In 2021, due to the Covid Pandemic, Taxpayers are allowed to file their personal 1040 tax return by May 17th without penalties or interest. However, this is assuming you pay any remaining taxes in full when you file your 1040 or Extension before May 17th. So many then ask, how much should I send in with my Extension to avoid any taxes or penalties.

First, IF you had enough withheld from your paycheck or made enough estimated payments throughout the year with your business…don’t worry!! If you don’t owe, you don’t owe! You can just file an Extension and not worry about penalties or interest, AND most importantly not worry about sending in any more money with your Extension.

But what if you STILL do owe taxes for 2020, for whatever reason, and the May 17th deadline is really concerning you? 

Here’s what you need to do in order to minimize any penalties and interest:

  • File an Extension NO MATTER WHAT
  • Pay what you can with your Extension to minimize penalties
  • Calculate as close as you can to what You should send in with Your Extension following the General Guidelines below
  • Always file your tax return by October 15th, EVEN IF you can’t pay what you owe

File an Extension No Matter What!

First, an Extension (Form 4868) IS NOT an “extension” to pay any taxes you may owe, but an “extension” to file…And although the Filing Deadline is moved to May 17th, this is still the rule in 2021. Thus, it’s important to consider if you ‘owe’ and should send in some money with your extension.

Some of You may Say: “Well, I can’t afford to send in any $$ on May 17th, so I’ll just forget filing an Extension all together”.  NOT GOOD!!  The Extension (Form 4868) is more important than the deposit of $$!!

HERE’S WHY:  The failure-to-file penalty (if you fail to file an Extension) is more expensive than the ‘Failure-To-Pay Penalty’ and when you don’t file an Extension that’s exactly what happens: the Failure-to-File Penalty automatically kicks in!! This onerous penalty accrues at the rate of 5% per month, or part of a month, (to a maximum of 25%) based on the amount of tax you owe.

Essentially, when you don’t file even an Extension the IRS is “in the dark” and assumes the worst.

Think of that first date you had when you promised to call that special someone back. If you don’t call (no matter how valid the reason) …they’re going to assume the worst and that ‘first date’ turns into the ‘last date’ faster than you can spell “booty call” or “text and swipe left”. That’s what the IRS assumes when you don’t file an Extension- they feel like you ‘ghosted’ them. Not good…Keep them in the loop!!

Pay what you can with Your Extension

If you owe ANY money on May 17th and don’t pay the bill in full, the Failure-to-Pay Penalty kicks in and plays out in two parts: Penalties AND Interest! The interest on any unpaid taxes accrues at the annual rate of six percent (6%). Not too bad actually, but it’s the penalty that will catch up to you. The penalty accrues at the rate of only one-half a percent (1/2%) per month or part of a month (to a maximum of 25%) on the amount actually shown as due on the return.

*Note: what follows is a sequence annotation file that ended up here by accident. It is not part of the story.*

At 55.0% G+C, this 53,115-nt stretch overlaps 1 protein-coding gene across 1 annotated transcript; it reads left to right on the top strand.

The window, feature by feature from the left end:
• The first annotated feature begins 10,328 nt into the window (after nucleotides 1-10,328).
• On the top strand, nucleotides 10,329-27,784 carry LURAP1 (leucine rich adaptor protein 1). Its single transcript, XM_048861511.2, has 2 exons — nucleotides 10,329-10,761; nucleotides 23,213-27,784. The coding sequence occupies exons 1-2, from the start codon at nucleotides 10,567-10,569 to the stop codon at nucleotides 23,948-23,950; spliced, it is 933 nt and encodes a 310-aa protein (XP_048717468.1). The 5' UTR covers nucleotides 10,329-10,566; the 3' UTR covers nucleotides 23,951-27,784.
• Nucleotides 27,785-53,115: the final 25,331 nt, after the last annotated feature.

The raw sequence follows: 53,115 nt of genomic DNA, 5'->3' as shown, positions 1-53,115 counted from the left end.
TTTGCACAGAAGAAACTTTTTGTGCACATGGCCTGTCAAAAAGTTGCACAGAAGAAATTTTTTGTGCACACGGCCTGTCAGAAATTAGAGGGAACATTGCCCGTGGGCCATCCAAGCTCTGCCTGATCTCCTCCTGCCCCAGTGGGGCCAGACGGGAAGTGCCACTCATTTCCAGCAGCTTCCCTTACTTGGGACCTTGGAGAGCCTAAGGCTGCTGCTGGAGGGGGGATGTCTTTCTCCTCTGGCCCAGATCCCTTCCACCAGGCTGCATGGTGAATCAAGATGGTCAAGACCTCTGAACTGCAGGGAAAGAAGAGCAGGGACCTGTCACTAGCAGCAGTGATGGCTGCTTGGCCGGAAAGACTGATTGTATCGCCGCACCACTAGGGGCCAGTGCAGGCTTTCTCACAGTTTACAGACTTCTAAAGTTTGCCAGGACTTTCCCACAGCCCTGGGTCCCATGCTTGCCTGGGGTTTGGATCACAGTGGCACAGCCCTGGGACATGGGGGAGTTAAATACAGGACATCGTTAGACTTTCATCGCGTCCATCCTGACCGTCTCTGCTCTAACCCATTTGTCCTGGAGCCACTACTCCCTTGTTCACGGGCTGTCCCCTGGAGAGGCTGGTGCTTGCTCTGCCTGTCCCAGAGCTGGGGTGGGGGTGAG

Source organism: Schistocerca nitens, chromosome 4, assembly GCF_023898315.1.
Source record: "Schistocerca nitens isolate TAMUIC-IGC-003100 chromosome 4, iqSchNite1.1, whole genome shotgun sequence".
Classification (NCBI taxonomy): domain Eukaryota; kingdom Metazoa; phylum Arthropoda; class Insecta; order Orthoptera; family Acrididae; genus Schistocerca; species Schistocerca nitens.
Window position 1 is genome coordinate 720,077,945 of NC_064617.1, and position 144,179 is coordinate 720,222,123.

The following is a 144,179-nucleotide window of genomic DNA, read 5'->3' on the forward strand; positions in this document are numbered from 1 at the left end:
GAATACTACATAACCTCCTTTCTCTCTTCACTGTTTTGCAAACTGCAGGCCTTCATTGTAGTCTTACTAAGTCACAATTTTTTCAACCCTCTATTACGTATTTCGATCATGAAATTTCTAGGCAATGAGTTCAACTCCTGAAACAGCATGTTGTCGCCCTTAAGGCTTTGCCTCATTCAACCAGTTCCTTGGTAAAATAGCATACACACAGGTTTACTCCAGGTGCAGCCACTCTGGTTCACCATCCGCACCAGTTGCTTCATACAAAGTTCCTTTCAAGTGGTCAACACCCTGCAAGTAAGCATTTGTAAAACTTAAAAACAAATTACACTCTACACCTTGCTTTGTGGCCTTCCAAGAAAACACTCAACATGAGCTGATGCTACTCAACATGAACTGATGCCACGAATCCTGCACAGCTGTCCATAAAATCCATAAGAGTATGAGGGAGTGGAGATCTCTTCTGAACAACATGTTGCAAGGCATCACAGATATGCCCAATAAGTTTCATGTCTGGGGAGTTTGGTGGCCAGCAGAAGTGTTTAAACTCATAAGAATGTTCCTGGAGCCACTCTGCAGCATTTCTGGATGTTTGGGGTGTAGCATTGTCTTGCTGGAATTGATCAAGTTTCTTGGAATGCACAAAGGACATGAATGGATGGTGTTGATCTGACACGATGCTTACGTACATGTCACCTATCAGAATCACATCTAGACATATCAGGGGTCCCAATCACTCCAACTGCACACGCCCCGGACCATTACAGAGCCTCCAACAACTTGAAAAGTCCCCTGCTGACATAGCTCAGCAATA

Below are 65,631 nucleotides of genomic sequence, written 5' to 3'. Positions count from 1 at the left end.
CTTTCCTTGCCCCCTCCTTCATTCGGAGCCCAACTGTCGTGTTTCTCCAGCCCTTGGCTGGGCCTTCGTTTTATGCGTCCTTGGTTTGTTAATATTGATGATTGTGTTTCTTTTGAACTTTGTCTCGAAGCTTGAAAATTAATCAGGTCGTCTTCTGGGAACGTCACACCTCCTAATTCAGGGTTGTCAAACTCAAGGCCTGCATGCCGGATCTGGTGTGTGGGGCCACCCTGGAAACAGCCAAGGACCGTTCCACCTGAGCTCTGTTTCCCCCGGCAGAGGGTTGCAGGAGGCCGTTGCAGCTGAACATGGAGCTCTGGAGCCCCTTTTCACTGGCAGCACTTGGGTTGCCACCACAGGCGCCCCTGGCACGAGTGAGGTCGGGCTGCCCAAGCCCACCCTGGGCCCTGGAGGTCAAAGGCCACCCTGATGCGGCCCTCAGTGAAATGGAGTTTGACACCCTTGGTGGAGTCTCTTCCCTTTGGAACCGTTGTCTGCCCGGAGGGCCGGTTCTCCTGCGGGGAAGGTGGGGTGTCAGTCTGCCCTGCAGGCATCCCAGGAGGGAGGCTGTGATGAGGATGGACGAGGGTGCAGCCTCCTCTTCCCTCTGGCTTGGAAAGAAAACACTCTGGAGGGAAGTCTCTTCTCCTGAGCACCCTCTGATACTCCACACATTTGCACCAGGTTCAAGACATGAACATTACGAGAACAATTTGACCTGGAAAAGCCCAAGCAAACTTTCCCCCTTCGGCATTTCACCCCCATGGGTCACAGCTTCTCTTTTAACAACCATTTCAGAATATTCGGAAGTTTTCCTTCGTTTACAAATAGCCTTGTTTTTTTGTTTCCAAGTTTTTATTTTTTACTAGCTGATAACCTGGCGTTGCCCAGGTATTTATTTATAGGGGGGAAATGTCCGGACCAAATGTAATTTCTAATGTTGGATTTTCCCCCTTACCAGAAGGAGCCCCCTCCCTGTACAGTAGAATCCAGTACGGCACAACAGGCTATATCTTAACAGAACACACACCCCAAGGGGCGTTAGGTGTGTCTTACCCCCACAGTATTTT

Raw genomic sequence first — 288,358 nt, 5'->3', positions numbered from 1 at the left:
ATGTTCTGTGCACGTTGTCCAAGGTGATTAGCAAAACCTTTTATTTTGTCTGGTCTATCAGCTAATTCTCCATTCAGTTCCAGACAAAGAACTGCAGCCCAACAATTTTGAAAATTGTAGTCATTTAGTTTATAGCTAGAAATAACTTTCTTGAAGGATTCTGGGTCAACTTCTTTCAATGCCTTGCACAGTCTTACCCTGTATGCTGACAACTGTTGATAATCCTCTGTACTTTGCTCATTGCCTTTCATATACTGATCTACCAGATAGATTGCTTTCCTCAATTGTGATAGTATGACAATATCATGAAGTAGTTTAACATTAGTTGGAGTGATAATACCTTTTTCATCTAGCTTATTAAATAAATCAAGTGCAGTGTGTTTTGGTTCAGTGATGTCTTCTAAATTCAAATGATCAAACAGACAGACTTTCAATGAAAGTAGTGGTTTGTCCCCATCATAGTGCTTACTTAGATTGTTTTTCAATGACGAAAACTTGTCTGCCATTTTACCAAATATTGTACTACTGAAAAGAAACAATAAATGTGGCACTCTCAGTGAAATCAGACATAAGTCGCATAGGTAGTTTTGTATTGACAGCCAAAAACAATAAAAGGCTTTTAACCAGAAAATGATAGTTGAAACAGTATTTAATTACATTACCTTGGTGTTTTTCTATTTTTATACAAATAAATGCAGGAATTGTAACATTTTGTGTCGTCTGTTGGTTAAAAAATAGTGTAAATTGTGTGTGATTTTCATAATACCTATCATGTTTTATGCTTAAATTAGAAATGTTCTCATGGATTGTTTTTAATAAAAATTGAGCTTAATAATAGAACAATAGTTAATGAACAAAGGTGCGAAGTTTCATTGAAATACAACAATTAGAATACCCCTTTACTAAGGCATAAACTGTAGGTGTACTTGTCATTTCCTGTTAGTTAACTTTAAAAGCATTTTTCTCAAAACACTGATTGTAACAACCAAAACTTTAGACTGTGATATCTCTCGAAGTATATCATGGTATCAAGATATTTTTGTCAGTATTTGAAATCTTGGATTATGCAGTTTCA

EXAMPLE OF FILING EXTENSION, BUT NOT PAYING: So if you file an Extension, and owe the Feds $10,000, and don’t pay until you ultimately file your 2020 tax return on or before October 15th, 2021 you will owe 2% in penalties, and interest of 6% per annum on the balance from May 17th – October 15th. The damage to the IRS should be less than $400 in this situation.

If both the Failure-to-File and Failure-to-Pay penalties apply, the Failure-to-File penalty drops to 4.5% per month (or part thereof) so the total combined penalty remains at 5%.) Then it starts to really snowball The maximum combined penalty for the first five months is 25%. Thereafter the failure to pay penalty can continue at 1/2% per month for 45 more months (an additional 22.5%). Thus, the combined penalties can reach a total of 47.5% over time. Both of these penalties are in addition to interest you will be charged for late payment!! The moral of the story is…ALWAYS file an extension, AND always file your tax return by October 15th, even if you have to amend later.

Calculating How Much to Send in with Your Extension

IF your goal is to just buy some time to file your tax return AND NOT PAY ANY penalties or interest to Uncle Sam, then follow one of the 5 General Guidelines below and you should be able to avoid just that. 

General Guideline #1 –  If you pay at least 90% of your actual tax liability with your Extension for 2020 (less any deposits on record with the IRS), you won’t face a Failure-to-Pay Penalty if the remaining balance is paid by the extended due date. However, if you go with this method, it can be challenging because you have to basically generate a rough draft of your tax return and what you think you are going to owe…but you may not have the time or information to do it, and that’s why you’re filing an Extension in the first place!! 

General Guideline #2 – If you owed $$ last year, and you made about the same amount of money, and had the same withholdings or made the same deposits… DON’T STRESS…just SEND in the same amount you paid when you owed LAST YEAR with your 2019 Taxes (paid in 2020 with your Extension or your 1040 Tax Return).